sockeye fishing

Phil Renfro of Mount Vernon (front) gathers his gear while fishing for sockeye salmon on the banks of the Skagit River in Mount Vernon in 2017.

The state Department of Fish & Wildlife is inviting the public to help determine when salmon fishing seasons should be held this year.

The state agency will launch the public participation process Wednesday at its annual statewide salmon forecasting meeting.

The meeting will be held 9 a.m. to 3 p.m. in Olympia at the Lacey Community Center, 6729 Pacific Ave. SE, where Fish & Wildlife will present initial salmon return forecasts compiled by state and tribal fish biologists.

That meeting will be the first of several scheduled throughout the state.

Meetings that may pertain to Skagit River fisheries will be held in Olympia, Sequim, Westport and Mill Creek, according to Fish & Wildlife’s website.

Ron Warren, head of the state’s fish program, said in a news release that fishery managers rely on input from recreational fishermen, commercial fishmen and others to develop each year’s fishing seasons.

To expand its reach to the public this year, Fish & Wildlife plans to provide video of some meetings. Beginning in mid-March, public comments will be accepted online regarding fishery proposals developed over the next month.

The proposals will be posted and comments accepted at wdfw.wa.gov/fishing/northfalcon.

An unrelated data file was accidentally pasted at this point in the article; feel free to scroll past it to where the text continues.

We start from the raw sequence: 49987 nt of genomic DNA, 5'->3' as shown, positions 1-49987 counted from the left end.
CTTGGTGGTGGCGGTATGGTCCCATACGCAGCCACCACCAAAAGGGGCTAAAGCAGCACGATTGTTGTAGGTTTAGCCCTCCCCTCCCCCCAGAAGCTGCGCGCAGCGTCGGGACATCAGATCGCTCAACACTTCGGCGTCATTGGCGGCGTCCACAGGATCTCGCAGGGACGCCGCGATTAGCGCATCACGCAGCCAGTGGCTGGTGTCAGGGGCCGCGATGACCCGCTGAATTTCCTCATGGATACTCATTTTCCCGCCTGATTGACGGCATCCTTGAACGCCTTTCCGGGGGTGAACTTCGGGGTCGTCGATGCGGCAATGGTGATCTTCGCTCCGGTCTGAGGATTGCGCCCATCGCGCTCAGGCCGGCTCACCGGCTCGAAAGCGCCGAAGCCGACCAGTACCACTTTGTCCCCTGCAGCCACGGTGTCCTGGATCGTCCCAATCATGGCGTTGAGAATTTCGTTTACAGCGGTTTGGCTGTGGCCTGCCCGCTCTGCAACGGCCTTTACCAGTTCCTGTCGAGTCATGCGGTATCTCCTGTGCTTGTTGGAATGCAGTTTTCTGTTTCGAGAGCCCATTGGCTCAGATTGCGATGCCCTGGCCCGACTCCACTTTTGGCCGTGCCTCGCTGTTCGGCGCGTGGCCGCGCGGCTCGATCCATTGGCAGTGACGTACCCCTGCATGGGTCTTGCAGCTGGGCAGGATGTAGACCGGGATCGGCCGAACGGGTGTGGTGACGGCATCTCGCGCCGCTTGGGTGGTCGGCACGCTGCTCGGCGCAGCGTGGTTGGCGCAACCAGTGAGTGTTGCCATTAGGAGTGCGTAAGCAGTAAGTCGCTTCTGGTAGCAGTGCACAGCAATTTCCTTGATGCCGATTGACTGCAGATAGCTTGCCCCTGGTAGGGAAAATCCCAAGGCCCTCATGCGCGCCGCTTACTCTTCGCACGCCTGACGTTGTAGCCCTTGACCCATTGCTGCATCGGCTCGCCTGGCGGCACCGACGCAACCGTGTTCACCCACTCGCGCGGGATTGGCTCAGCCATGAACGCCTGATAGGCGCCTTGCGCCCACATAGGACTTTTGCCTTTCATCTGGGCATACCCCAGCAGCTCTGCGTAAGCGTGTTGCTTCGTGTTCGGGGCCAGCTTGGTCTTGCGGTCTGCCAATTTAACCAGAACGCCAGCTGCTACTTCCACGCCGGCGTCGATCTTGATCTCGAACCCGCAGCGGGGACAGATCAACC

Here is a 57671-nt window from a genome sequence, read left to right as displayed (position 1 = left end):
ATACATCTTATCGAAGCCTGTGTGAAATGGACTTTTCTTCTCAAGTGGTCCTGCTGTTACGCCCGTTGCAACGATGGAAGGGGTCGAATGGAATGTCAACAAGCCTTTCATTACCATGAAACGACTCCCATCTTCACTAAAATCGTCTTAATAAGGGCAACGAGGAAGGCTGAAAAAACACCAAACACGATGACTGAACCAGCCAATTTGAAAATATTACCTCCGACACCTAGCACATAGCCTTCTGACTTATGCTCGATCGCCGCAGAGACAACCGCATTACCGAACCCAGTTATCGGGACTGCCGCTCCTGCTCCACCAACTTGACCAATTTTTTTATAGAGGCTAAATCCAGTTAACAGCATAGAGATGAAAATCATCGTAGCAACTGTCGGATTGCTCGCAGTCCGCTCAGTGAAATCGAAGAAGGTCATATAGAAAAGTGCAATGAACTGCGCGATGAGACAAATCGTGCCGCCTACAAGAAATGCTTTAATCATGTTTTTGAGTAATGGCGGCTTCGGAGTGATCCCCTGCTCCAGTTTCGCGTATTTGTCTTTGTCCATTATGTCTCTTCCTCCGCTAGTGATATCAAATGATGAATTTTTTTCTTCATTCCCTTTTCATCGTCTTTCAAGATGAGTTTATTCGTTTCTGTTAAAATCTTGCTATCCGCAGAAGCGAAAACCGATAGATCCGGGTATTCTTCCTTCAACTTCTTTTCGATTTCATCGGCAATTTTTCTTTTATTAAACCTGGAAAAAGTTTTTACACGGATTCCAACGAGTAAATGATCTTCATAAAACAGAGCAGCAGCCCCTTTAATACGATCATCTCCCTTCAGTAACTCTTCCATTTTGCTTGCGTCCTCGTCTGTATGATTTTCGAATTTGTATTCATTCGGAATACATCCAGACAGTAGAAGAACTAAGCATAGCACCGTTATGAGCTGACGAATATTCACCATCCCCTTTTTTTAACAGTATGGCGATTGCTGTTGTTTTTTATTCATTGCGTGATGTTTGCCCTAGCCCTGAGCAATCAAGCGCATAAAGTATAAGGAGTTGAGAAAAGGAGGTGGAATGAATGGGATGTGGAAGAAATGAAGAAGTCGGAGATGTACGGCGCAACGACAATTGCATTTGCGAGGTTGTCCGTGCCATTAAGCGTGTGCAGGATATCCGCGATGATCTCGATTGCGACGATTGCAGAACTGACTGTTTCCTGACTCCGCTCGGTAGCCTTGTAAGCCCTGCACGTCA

The annual process for setting salmon fishing seasons is called North of Falcon.

The state and tribes that co-manage Washington fisheries coordinate fishing seasons with the Pacific Fishery Management Council, which determines ocean fisheries for the area between 3 and 200 miles off the coast.

The council, state and tribes are expected to agree on and set 2019 salmon fishery seasons during an April 11-15 meeting in Rohnert Park, California.

The dietary needs of the endangered Southern Resident orca whale population will be considered during the process, according to the release. The orcas, which have received increased attention in recent years, rely heavily on declining chinook salmon populations for food.

— Reporter Kimberly Cauvel: 360-416-2199, kcauvel@skagitpublishing.com, Twitter: @Kimberly_SVH, Facebook.com/bykimberlycauvel

Load comments